On Dec. 26, 2004, a magnitude-9.0 undersea earthquake occurred near the west coast of the Indonesian island of Sumatra, causing a series of tsunamis that devastated the coastline of 13 countries near the Indian Ocean.
When reports of the earthquake and resulting tsunami reached the United States, the National Geospatial-Intelligence Agency sprang into action. Contingency plans were activated to ensure that mariners and relief workers entering the affected landmasses had the best possible understanding of the situation they would encounter and that national and international leadership had the best information at hand to assist them in determining where to send help.
NGA tapped both national and commercial sources to provide the most complete, timely and accurate information. Analysts used national imagery to assess damage to specific structures while products derived from commercial imagery showed the overall scope of the damage, which was called “apocalyptic devastation and destruction” by then NGA director, James Clapper.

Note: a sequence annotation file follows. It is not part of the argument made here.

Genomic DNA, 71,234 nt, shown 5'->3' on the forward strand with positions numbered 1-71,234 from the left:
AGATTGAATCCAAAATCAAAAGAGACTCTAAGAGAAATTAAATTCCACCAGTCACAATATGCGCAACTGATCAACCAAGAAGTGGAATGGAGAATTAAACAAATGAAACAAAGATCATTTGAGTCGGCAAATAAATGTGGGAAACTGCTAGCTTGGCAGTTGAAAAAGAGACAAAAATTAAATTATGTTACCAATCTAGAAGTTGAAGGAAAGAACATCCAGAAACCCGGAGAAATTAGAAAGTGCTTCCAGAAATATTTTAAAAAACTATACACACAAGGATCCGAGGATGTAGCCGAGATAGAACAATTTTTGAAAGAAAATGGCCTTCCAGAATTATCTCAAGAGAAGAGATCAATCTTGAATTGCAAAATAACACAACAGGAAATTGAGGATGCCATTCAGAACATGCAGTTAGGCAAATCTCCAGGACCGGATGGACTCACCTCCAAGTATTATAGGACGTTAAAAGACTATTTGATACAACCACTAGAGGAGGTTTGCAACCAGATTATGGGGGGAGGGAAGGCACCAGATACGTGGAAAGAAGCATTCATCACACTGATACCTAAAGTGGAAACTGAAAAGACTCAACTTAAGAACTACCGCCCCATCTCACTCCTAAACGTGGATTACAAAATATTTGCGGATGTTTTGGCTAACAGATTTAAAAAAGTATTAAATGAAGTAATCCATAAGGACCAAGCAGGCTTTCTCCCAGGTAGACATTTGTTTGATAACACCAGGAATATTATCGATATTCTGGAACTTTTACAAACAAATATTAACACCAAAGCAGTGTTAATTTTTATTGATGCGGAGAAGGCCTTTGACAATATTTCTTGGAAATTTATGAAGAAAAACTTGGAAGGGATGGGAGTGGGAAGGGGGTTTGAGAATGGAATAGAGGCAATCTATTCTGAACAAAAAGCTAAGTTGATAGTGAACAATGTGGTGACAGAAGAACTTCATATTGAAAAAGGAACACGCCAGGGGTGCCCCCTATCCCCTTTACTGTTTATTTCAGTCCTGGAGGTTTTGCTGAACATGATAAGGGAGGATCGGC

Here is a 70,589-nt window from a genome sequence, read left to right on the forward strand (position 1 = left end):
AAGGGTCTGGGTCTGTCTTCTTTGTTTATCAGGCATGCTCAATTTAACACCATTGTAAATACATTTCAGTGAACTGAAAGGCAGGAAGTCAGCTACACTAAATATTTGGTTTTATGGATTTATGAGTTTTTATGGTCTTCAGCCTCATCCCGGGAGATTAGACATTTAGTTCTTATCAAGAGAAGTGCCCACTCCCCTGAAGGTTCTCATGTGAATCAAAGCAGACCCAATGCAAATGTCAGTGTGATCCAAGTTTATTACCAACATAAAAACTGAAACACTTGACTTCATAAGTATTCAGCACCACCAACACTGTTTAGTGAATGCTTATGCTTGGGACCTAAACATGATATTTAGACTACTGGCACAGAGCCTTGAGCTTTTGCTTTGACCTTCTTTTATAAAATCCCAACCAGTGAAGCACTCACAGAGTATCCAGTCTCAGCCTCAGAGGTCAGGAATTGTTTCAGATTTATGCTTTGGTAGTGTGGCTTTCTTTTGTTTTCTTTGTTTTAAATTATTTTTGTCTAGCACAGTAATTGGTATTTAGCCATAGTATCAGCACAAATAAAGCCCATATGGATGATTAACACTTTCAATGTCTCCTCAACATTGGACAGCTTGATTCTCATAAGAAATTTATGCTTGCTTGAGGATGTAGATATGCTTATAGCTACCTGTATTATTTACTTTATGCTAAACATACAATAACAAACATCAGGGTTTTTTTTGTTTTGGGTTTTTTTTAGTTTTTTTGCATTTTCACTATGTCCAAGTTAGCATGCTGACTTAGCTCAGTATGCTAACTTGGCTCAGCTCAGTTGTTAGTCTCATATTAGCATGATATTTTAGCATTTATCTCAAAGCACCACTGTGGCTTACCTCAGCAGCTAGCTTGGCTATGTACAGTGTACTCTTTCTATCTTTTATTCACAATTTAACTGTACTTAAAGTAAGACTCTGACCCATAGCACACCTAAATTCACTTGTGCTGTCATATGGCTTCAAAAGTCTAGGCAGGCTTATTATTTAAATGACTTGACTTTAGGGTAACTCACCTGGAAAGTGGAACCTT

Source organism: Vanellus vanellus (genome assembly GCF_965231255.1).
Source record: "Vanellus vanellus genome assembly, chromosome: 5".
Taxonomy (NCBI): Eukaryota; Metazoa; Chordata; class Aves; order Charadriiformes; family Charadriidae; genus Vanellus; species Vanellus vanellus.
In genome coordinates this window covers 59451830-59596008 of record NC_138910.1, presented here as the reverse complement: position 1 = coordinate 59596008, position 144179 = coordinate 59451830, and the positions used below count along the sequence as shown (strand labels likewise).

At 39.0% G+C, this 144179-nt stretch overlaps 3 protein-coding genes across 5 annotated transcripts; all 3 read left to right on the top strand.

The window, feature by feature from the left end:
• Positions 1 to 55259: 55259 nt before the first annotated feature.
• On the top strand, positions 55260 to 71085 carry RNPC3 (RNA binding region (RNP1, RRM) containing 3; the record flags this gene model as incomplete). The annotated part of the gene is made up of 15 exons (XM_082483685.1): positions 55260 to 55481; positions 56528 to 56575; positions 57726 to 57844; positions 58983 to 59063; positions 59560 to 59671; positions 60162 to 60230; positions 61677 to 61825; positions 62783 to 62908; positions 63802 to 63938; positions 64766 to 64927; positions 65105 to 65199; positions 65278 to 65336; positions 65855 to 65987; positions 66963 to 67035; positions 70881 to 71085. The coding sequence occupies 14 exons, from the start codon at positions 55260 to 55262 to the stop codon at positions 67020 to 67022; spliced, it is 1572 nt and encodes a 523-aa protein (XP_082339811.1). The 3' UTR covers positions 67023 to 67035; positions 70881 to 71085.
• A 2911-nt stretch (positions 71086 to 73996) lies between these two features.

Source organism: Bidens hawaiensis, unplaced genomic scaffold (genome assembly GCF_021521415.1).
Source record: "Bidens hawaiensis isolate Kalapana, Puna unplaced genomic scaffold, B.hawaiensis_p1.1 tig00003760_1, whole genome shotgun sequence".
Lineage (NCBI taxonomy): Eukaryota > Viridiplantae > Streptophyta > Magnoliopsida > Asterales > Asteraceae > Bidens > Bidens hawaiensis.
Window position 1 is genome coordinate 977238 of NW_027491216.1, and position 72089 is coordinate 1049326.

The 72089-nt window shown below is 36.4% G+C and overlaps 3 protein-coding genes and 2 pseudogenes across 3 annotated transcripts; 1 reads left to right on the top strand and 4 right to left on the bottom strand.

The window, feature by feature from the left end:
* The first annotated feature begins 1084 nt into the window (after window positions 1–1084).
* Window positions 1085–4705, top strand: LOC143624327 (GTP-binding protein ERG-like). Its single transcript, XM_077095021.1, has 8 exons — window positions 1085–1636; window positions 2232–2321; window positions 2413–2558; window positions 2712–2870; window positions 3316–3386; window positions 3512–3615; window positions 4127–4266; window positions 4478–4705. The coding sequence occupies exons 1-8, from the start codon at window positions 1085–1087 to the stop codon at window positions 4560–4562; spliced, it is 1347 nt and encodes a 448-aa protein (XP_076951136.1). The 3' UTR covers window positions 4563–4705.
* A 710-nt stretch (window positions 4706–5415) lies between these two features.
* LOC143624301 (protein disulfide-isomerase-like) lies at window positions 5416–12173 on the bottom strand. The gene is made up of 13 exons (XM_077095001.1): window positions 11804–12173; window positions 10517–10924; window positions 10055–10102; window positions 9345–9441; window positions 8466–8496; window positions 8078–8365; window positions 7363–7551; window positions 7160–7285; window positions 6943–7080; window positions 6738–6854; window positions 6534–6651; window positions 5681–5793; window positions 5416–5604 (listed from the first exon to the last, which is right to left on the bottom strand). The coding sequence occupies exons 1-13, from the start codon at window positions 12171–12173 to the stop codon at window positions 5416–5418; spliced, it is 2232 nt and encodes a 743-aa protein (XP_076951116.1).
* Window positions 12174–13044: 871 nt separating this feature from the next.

NGA provided imagery products of the affected areas to the Agency for International Development’s Office of Foreign Disaster Assistance, U.S. Pacific Command and other government agencies. Many NGA products were also shared with the United Nations and international relief organizations.